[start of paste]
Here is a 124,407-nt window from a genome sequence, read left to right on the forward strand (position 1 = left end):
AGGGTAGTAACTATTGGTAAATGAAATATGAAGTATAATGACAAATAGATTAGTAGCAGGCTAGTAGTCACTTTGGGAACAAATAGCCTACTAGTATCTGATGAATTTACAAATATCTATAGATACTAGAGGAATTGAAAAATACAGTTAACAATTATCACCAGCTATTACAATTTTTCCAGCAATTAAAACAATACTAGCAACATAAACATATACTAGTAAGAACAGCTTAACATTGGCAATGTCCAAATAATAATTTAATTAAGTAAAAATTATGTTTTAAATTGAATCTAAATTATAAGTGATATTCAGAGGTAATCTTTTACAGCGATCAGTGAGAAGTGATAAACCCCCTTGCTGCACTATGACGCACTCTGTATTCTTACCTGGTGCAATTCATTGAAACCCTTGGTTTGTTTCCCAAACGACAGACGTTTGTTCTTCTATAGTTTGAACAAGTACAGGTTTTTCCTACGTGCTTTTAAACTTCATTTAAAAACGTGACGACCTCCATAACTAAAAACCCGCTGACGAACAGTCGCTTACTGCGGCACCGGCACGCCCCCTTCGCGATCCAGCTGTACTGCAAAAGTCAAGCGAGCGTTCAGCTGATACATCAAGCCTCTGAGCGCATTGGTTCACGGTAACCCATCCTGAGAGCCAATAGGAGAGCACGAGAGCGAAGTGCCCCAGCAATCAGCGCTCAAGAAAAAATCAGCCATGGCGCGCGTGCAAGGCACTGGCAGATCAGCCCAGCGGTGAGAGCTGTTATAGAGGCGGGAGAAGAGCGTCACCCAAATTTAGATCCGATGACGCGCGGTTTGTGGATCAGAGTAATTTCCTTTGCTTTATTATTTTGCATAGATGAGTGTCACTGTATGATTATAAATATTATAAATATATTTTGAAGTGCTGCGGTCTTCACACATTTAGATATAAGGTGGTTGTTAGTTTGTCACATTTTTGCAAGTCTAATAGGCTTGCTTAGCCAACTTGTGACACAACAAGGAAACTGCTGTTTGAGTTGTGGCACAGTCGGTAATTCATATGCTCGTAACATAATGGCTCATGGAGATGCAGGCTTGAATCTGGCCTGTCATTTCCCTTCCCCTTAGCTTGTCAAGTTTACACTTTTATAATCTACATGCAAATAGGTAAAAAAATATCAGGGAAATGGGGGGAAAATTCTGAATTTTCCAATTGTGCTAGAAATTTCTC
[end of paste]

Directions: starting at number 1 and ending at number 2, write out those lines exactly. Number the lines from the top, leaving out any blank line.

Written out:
Here is a 124,407-nt window from a genome sequence, read left to right on the forward strand (position 1 = left end):
AGGGTAGTAACTATTGGTAAATGAAATATGAAGTATAATGACAAATAGATTAGTAGCAGGCTAGTAGTCACTTTGGGAACAAATAGCCTACTAGTATCTGATGAATTTACAAATATCTATAGATACTAGAGGAATTGAAAAATACAGTTAACAATTATCACCAGCTATTACAATTTTTCCAGCAATTAAAACAATACTAGCAACATAAACATATACTAGTAAGAACAGCTTAACATTGGCAATGTCCAAATAATAATTTAATTAAGTAAAAATTATGTTTTAAATTGAATCTAAATTATAAGTGATATTCAGAGGTAATCTTTTACAGCGATCAGTGAGAAGTGATAAACCCCCTTGCTGCACTATGACGCACTCTGTATTCTTACCTGGTGCAATTCATTGAAACCCTTGGTTTGTTTCCCAAACGACAGACGTTTGTTCTTCTATAGTTTGAACAAGTACAGGTTTTTCCTACGTGCTTTTAAACTTCATTTAAAAACGTGACGACCTCCATAACTAAAAACCCGCTGACGAACAGTCGCTTACTGCGGCACCGGCACGCCCCCTTCGCGATCCAGCTGTACTGCAAAAGTCAAGCGAGCGTTCAGCTGATACATCAAGCCTCTGAGCGCATTGGTTCACGGTAACCCATCCTGAGAGCCAATAGGAGAGCACGAGAGCGAAGTGCCCCAGCAATCAGCGCTCAAGAAAAAATCAGCCATGGCGCGCGTGCAAGGCACTGGCAGATCAGCCCAGCGGTGAGAGCTGTTATAGAGGCGGGAGAAGAGCGTCACCCAAATTTAGATCCGATGACGCGCGGTTTGTGGATCAGAGTAATTTCCTTTGCTTTATTATTTTGCATAGATGAGTGTCACTGTATGATTATAAATATTATAAATATATTTTGAAGTGCTGCGGTCTTCACACATTTAGATATAAGGTGGTTGTTAGTTTGTCACATTTTTGCAAGTCTAATAGGCTTGCTTAGCCAACTTGTGACACAACAAGGAAACTGCTGTTTGAGTTGTGGCACAGTCGGTAATTCATATGCTCGTAACATAATGGCTCATGGAGATGCAGGCTTGAATCTGGCCTGTCATTTCCCTTCCCCTTAGCTTGTCAAGTTTACACTTTTATAATCTACATGCAAATAGGTAAAAAAATATCAGGGAAATGGGGGGAAAATTCTGAATTTTCCAATTGTGCTAGAAATTTCTC